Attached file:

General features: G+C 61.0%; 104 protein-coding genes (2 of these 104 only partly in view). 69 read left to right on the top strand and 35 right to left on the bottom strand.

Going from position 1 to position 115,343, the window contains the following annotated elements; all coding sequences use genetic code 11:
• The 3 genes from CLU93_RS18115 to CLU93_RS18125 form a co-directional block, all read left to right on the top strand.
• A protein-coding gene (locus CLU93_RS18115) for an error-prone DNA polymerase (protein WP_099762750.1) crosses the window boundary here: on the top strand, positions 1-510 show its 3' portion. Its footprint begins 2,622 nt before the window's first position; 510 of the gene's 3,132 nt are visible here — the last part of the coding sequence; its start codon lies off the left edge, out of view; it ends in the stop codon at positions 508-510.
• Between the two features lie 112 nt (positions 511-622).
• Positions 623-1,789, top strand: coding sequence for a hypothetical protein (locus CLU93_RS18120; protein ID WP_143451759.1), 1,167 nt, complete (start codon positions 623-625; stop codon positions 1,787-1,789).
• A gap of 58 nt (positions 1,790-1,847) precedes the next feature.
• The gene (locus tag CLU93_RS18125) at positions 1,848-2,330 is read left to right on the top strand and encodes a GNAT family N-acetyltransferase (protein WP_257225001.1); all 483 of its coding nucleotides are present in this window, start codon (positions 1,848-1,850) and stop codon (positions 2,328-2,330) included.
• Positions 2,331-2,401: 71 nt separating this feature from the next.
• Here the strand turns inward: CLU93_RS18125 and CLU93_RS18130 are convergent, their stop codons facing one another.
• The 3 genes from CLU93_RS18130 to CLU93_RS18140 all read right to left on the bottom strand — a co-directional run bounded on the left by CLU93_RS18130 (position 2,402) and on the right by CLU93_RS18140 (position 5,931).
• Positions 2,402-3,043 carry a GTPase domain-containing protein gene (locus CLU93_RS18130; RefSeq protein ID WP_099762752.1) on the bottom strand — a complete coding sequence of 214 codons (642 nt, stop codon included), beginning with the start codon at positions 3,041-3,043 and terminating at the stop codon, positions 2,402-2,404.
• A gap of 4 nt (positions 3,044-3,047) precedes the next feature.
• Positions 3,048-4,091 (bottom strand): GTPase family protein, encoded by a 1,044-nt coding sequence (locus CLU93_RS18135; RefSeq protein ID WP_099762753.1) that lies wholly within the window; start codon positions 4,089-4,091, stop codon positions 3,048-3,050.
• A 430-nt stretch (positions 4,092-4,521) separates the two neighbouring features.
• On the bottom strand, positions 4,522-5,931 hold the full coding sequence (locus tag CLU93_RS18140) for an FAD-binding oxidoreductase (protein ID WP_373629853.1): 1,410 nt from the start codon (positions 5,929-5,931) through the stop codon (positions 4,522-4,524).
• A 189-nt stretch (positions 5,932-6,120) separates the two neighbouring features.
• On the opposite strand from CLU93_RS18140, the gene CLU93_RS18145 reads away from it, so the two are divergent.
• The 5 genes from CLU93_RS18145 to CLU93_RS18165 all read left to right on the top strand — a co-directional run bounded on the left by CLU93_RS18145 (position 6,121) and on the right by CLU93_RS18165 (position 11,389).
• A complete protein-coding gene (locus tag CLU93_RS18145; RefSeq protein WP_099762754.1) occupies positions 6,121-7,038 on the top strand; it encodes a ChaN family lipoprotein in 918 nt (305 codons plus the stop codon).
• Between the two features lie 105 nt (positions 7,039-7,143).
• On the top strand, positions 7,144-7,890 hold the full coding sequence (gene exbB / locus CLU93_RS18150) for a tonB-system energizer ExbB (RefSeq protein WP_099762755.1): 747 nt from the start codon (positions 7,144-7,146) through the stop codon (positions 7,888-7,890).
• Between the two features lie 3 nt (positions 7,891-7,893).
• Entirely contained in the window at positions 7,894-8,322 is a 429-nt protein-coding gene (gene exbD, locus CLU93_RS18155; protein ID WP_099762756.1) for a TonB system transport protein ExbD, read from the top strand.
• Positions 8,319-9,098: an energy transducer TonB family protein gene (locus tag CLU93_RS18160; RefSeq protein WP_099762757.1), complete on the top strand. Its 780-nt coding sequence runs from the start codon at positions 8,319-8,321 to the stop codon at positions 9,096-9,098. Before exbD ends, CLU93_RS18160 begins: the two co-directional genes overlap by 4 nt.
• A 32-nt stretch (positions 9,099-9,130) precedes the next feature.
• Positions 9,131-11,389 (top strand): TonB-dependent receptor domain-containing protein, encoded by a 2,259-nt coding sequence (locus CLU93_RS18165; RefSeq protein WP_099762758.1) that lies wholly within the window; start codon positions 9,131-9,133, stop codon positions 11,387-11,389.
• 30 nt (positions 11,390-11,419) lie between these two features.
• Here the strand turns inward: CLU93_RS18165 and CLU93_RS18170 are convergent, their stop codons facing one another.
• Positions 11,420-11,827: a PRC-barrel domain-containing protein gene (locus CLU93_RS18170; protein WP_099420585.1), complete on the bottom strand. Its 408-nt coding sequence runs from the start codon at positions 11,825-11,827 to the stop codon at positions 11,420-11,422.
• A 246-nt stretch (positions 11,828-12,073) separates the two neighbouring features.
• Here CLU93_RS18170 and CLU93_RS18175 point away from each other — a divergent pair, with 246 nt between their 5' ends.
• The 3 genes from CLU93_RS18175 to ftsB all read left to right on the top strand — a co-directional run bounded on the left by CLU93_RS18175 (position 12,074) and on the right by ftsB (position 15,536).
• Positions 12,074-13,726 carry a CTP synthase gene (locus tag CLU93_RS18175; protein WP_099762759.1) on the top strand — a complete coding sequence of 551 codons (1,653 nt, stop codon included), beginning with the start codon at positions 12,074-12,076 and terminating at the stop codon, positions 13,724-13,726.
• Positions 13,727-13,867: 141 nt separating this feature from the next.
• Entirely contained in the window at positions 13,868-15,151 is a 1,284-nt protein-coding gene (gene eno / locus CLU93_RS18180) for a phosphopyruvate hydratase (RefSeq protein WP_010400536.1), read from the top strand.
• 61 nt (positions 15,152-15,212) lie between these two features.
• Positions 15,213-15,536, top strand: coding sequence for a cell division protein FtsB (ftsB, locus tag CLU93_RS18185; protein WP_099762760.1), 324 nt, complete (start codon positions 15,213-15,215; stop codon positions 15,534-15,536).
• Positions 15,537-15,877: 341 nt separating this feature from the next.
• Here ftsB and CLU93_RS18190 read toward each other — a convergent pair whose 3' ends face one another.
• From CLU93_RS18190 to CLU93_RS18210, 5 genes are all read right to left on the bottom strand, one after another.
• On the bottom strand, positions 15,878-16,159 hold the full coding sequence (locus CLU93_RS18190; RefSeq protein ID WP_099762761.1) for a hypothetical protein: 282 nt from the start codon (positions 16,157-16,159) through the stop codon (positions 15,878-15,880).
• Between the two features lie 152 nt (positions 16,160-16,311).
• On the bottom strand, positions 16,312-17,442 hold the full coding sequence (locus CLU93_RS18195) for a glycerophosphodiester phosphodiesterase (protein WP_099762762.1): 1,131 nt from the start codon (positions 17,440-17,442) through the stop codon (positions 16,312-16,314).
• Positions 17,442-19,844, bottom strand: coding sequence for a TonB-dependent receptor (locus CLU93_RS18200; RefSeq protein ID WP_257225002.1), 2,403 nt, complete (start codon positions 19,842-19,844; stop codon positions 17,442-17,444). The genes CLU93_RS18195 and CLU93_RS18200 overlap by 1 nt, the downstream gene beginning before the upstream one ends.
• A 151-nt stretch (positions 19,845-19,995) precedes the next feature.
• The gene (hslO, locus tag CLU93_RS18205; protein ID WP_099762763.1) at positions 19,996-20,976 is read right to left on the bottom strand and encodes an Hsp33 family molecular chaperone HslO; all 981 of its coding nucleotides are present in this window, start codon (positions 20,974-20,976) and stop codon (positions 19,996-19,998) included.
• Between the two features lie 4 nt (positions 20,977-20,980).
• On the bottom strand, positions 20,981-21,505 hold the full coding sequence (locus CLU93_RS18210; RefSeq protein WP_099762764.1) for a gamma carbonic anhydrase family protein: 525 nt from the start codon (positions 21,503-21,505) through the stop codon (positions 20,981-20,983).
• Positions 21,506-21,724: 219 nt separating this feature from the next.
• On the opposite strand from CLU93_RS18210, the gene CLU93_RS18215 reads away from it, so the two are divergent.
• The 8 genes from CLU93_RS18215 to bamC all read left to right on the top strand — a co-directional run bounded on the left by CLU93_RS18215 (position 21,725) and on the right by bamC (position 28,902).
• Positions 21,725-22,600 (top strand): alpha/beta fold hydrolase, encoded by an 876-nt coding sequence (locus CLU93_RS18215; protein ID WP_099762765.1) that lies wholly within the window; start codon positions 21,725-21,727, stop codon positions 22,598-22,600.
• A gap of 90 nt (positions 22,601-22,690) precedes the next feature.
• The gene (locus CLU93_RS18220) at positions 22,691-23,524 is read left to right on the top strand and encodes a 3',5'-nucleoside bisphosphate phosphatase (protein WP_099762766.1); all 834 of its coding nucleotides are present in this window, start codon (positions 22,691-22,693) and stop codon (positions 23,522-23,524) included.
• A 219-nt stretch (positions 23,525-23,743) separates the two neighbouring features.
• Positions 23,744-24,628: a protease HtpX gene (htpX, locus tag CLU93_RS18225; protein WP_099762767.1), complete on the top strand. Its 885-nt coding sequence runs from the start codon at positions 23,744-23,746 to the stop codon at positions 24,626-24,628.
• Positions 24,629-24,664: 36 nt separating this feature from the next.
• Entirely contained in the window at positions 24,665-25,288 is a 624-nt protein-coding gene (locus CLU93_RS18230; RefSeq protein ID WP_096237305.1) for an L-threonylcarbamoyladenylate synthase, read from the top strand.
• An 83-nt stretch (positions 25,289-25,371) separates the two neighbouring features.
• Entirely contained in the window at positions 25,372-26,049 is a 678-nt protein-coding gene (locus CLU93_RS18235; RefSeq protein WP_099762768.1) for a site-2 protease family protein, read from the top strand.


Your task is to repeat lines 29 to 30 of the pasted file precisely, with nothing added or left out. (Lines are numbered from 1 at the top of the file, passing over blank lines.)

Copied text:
• Here the strand turns inward: CLU93_RS18165 and CLU93_RS18170 are convergent, their stop codons facing one another.
• Positions 11,420-11,827: a PRC-barrel domain-containing protein gene (locus CLU93_RS18170; protein WP_099420585.1), complete on the bottom strand. Its 408-nt coding sequence runs from the start codon at positions 11,825-11,827 to the stop codon at positions 11,420-11,422.